Secretary of Defense Lloyd J. Austin III answers questions during a press conference at the conclusion of the NATO Defense Ministerial meetings at NATO headquarters in Brussels, Belgium, Oct. 12, 2023. (DoD photo by Chad J. McNeeley)

SYDNEY — American Defense Secretary Lloyd Austin engaged China’s defense minister, Adm. Dong Jun, today, the first time Austin has spoken to his Chinese counterpart in more than two years and the first communication since Dong was named to the post in January.

“The two officials discussed U.S.-PRC defense relations and regional and global security issues,” a Pentagon readout of the videoteleconference call said. “Secretary Austin underscored the importance of respect for high seas freedom of navigation guaranteed under international law, especially in the South China Sea. He also discussed Russia’s unprovoked war against Ukraine and expressed concerns about recent provocations from the Democratic People’s Republic of Korea (DPRK).”

The readout noted Austin said the US remains “committed” to America’s “longstanding one China policy” with regard to Taiwan, “and he reaffirmed the importance of peace and stability across the Strait.”

“The Secretary also reiterated that the United States will continue to fly, sail, and operate – safely and responsibly – wherever international law allows,” the Pentagon said.

The last time Austin spoke with his counterpart in Beijing was November 2022, when he met with the then-PRC Minister of National Defense Gen. Wei at the ASEAN Defense Ministers Meeting-Plus in Cambodia.

Today’s call comes amid a relative warming in US-Chinese military-to-military relations, after the resumption of talks between the two navies, the working-level Military Maritime Consultative Agreement (MMCA) in Honolulu, held for the first time since 2021.

China has often viewed military-to-military talks between the two countries as something to be granted to the US, a diplomatic benefit, while the US side sees the talks as crucial means to lessen the odds of miscalculation by an often aggressive China.

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A senior defense official, speaking on background ahead of today’s Austin call, told reporters that the PRC is not “asking us for anything in return for holding the exchanges; we’re not offering anything in return.

“I think from our perspective, we’ve communicated to them quite clearly that we think having these open lines of communication is important to avoid any kind of misperception, misunderstanding, miscalculation, anything that would cause competition to spiral into conflict,” the official said.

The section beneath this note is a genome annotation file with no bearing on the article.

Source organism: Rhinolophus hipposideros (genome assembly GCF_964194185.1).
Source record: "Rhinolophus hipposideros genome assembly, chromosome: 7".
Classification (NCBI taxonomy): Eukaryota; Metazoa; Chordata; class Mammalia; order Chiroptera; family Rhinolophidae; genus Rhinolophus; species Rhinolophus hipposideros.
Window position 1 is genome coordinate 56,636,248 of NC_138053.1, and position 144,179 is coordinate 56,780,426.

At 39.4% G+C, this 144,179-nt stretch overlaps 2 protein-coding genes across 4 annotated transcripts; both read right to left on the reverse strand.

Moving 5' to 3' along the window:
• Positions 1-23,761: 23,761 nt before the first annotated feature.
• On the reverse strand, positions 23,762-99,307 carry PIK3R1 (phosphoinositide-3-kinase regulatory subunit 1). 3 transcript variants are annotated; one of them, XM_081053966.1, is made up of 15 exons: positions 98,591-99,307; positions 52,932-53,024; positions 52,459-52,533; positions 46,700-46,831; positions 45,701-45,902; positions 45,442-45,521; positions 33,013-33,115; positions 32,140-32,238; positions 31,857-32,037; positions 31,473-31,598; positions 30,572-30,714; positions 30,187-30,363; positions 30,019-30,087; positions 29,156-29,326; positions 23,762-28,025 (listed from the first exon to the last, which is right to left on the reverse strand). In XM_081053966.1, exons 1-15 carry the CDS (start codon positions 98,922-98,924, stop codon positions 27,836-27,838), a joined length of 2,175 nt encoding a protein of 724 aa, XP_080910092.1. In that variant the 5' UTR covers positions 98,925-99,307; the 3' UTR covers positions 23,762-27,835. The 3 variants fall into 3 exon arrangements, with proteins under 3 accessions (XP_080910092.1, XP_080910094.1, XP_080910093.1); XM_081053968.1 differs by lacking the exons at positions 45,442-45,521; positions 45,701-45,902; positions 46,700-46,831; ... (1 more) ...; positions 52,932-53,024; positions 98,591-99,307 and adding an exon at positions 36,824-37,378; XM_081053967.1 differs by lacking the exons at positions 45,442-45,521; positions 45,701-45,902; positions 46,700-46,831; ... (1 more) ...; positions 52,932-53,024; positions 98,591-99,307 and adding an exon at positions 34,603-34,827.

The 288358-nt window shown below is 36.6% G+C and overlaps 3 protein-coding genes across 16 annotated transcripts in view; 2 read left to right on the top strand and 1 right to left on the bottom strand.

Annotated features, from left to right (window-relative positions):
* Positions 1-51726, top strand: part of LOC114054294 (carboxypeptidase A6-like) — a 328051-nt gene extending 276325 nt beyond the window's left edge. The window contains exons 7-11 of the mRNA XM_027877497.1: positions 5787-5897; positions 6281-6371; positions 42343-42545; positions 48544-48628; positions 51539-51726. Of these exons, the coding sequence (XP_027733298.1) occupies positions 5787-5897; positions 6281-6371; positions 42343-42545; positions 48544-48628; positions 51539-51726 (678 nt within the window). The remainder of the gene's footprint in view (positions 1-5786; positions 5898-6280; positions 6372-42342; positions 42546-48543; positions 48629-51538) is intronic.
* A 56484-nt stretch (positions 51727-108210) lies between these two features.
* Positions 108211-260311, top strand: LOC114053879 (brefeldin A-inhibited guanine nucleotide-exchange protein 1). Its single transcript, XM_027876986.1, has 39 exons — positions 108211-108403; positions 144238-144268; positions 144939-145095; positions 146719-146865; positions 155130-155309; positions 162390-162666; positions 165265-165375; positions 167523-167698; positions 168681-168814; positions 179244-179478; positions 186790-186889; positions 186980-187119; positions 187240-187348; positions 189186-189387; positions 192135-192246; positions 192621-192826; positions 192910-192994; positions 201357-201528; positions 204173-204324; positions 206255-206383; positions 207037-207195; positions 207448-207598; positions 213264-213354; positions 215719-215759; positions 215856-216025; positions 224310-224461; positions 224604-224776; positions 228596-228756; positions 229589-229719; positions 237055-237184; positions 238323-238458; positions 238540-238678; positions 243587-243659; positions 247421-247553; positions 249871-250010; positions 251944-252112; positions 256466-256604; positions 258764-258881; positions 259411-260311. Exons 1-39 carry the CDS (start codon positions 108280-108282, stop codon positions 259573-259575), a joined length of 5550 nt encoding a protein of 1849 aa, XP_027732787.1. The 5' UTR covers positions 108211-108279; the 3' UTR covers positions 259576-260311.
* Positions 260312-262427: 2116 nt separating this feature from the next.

Defense Secretary Lloyd Austin greets Chinese Defense Minister Wei Fenghe at the Shangri-La Dialogue in Singapore, June 10, 2022. (DoD photo by Chad J. McNeeley)

Holding regular mil-to-mil talks with China “is an important priority for us,” the senior defense official said, pointing to the PRC’s behavior in the South China Sea, as well as the importance of “peace and stability across the Taiwan Strait.”

There does appear to be a repeatable pattern here since, including the Honolulu talks, there have been at least four contacts between the two militaries in the last five months. Chairman of the Joint Chiefs Gen. CQ Brown spoke with his PLA counterpart, the chief of the Joint Staff Department, Gen. Liu Zhenli, in late December last year. Then the US-PRC Defense Policy Coordination Talks were held in early January. for the first time since 2021.

There also should be a stream of bilateral meetings between two militaries over the next year, the senior defense official indicated. Both Austin and Dong are expected to attend the Shangri-La Dialogue in Singapore next month. The senior defense official did not say they would meet, but didn’t rule it out, either.

“All of the ministers attending there are going to have bilateral meetings and multilateral meetings with a number of their counterparts. And so it’s certainly a forum that could provide a bilateral meeting, but we don’t have anything to announce yet on that front,” the official said.

The MMCA should see another two meetings this year: one more at the working level involving Navy captains or a Marine colonel and a so-called “plenary” session, this one perhaps at the admiral level. There is an agreement with the PRC to hold calls between the commander of US Indo-Pacific Command and his PRC counterparts. In the Chinese system, that would seem, the official told reporters, to indicate that the Eastern theater and Southern theater commanders are likely candidates for those talks.

The biggest recent barrier to talks with the Chinese military had been the fact that the US had imposed sanctions on China’s former defense minister, Li Shangfu. The PRC said repeatedly that there would be no meetings as long as the sanctions remained in place, even when the US said they were not a barrier to a meeting.

In a much-heralded if very brief encounter, Li and Austin shook hands across a table at the Shangri-La Dialogue last year, but it was for naught. Li was removed from his post without official explanation in October 2023.

China suspended all mil-to-mil talks in August 2022 after Rep. Nancy Pelosi’s visit to Taiwan. US President Joe Biden and his Chinese counterpart, Xi Jinping, agreed to their resumption in November 2023 at the San Francisco APEC summit.

“The Department will continue to engage in active discussions with PRC counterparts about future engagements between defense and military officials at multiple levels,” the Pentagon said today.

Breaking Defense’s Ashley Roque and Lee Ferran contributed to this report.